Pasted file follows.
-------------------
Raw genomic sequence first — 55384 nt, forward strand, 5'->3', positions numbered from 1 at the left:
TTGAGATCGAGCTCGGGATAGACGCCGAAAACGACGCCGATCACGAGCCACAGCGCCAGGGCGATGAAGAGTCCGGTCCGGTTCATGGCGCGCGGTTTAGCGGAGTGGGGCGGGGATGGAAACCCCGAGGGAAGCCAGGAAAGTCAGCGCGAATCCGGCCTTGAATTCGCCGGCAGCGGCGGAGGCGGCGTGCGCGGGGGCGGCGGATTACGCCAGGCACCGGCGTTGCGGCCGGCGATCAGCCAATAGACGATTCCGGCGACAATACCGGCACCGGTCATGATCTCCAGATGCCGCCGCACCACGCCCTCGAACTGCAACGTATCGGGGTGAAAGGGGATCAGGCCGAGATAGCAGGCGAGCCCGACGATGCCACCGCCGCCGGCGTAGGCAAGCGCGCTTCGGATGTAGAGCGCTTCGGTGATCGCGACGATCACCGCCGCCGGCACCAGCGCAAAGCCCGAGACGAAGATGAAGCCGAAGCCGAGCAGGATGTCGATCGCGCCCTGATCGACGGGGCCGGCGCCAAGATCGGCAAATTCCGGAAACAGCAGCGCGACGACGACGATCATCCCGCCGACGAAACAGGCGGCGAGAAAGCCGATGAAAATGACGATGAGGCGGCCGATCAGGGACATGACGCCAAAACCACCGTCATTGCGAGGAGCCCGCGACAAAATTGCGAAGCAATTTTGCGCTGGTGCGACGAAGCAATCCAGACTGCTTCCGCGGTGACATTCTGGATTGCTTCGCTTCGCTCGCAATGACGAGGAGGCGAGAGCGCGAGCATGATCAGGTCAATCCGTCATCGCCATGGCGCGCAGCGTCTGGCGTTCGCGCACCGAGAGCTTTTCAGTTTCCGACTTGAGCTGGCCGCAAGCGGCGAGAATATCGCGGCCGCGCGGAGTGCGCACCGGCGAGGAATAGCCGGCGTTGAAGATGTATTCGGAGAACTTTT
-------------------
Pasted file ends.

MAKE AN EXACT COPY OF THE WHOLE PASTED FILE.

Raw genomic sequence first — 55384 nt, forward strand, 5'->3', positions numbered from 1 at the left:
TTGAGATCGAGCTCGGGATAGACGCCGAAAACGACGCCGATCACGAGCCACAGCGCCAGGGCGATGAAGAGTCCGGTCCGGTTCATGGCGCGCGGTTTAGCGGAGTGGGGCGGGGATGGAAACCCCGAGGGAAGCCAGGAAAGTCAGCGCGAATCCGGCCTTGAATTCGCCGGCAGCGGCGGAGGCGGCGTGCGCGGGGGCGGCGGATTACGCCAGGCACCGGCGTTGCGGCCGGCGATCAGCCAATAGACGATTCCGGCGACAATACCGGCACCGGTCATGATCTCCAGATGCCGCCGCACCACGCCCTCGAACTGCAACGTATCGGGGTGAAAGGGGATCAGGCCGAGATAGCAGGCGAGCCCGACGATGCCACCGCCGCCGGCGTAGGCAAGCGCGCTTCGGATGTAGAGCGCTTCGGTGATCGCGACGATCACCGCCGCCGGCACCAGCGCAAAGCCCGAGACGAAGATGAAGCCGAAGCCGAGCAGGATGTCGATCGCGCCCTGATCGACGGGGCCGGCGCCAAGATCGGCAAATTCCGGAAACAGCAGCGCGACGACGACGATCATCCCGCCGACGAAACAGGCGGCGAGAAAGCCGATGAAAATGACGATGAGGCGGCCGATCAGGGACATGACGCCAAAACCACCGTCATTGCGAGGAGCCCGCGACAAAATTGCGAAGCAATTTTGCGCTGGTGCGACGAAGCAATCCAGACTGCTTCCGCGGTGACATTCTGGATTGCTTCGCTTCGCTCGCAATGACGAGGAGGCGAGAGCGCGAGCATGATCAGGTCAATCCGTCATCGCCATGGCGCGCAGCGTCTGGCGTTCGCGCACCGAGAGCTTTTCAGTTTCCGACTTGAGCTGGCCGCAAGCGGCGAGAATATCGCGGCCGCGCGGAGTGCGCACCGGCGAGGAATAGCCGGCGTTGAAGATGTATTCGGAGAACTTTT